When I was a young girl, I had a reputation in my family of searching feverishly for something that I would have lost. I’d be in my room, rummaging through drawers, boxes, top shelf containers, all in search of something that I needed to have. I would be successful in my search at times, but on those occasions of defeat, I’d get myself to sleep with a final pressing question on my mind: where on earth did I put that thing?
How saying my name over and over has become a routine
When I was in fifth grade, my teacher decided to give me a new name because it was easier to pronounce. I recall feeling flustered by the whole ordeal—like I had been causing an inconvenience for being who I was. This alone made it hard for me to reconcile one of her comments to me during reading group. She sat in the center of our half donut shaped table and said in a clear and frank tone that I was a scholar. I didn’t know what the word meant at the time but I asked around. I felt embarrassed to ask her myself—I was intimidated by her towering presence and her weekly assessments of our oral readings of poetry and prose, among other public speaking exercises.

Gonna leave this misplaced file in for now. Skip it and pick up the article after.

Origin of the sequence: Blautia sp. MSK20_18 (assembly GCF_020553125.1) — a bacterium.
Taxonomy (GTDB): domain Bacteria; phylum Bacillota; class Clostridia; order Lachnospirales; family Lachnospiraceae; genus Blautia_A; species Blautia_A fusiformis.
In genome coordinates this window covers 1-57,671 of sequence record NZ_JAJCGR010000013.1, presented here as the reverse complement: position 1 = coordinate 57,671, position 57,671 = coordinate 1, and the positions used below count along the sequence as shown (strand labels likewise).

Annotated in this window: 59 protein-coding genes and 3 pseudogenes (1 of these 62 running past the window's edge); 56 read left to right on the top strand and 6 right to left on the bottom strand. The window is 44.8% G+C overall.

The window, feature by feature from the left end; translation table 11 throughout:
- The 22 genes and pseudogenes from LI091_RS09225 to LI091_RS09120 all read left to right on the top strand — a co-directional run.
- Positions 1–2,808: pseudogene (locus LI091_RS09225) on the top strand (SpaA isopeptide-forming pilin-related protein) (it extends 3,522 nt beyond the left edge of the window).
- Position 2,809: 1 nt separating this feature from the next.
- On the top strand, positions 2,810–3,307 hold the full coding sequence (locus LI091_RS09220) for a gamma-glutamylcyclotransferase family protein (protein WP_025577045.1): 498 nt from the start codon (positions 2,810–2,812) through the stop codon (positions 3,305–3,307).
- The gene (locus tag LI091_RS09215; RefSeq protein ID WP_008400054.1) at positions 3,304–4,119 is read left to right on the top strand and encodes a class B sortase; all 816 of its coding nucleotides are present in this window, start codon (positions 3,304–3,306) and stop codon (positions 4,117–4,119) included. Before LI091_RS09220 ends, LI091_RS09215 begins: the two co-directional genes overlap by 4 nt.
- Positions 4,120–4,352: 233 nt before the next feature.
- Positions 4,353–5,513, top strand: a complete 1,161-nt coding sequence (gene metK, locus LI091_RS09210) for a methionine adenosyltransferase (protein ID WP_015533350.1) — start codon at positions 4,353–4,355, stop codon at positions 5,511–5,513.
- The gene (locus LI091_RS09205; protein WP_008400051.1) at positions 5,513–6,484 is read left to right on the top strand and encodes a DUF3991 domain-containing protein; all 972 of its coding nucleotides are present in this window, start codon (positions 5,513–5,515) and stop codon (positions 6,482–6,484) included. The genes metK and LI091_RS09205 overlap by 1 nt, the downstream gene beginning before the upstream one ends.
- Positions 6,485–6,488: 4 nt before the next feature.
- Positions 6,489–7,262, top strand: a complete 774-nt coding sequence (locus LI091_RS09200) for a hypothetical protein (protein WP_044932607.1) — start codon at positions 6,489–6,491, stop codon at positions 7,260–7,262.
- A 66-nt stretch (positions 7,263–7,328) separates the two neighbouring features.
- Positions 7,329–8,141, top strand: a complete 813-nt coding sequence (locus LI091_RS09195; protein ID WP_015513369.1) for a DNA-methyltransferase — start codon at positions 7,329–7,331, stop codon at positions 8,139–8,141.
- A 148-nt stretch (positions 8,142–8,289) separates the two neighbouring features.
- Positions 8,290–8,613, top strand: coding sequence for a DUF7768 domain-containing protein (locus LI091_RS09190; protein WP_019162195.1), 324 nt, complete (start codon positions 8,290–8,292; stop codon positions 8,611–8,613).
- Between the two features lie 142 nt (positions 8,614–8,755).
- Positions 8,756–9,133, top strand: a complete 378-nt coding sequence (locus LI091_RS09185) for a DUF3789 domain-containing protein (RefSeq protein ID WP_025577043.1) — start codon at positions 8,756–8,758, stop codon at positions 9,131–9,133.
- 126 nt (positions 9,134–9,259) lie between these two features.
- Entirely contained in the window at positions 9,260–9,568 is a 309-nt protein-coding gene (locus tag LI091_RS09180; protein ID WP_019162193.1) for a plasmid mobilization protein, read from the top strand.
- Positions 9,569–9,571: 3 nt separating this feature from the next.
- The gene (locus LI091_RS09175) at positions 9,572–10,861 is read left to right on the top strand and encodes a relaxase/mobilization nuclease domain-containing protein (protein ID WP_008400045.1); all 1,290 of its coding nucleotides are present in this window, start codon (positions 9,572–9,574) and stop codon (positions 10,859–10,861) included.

We need to stop living in a bubble. When I hear commentators ask how to stop the carnage like the one that happened in Florida on Valentine’s Day, I shudder because to every believer, the answer is very clear. Sin is the culprit. Not guns, not laws, not circumstance, but sin.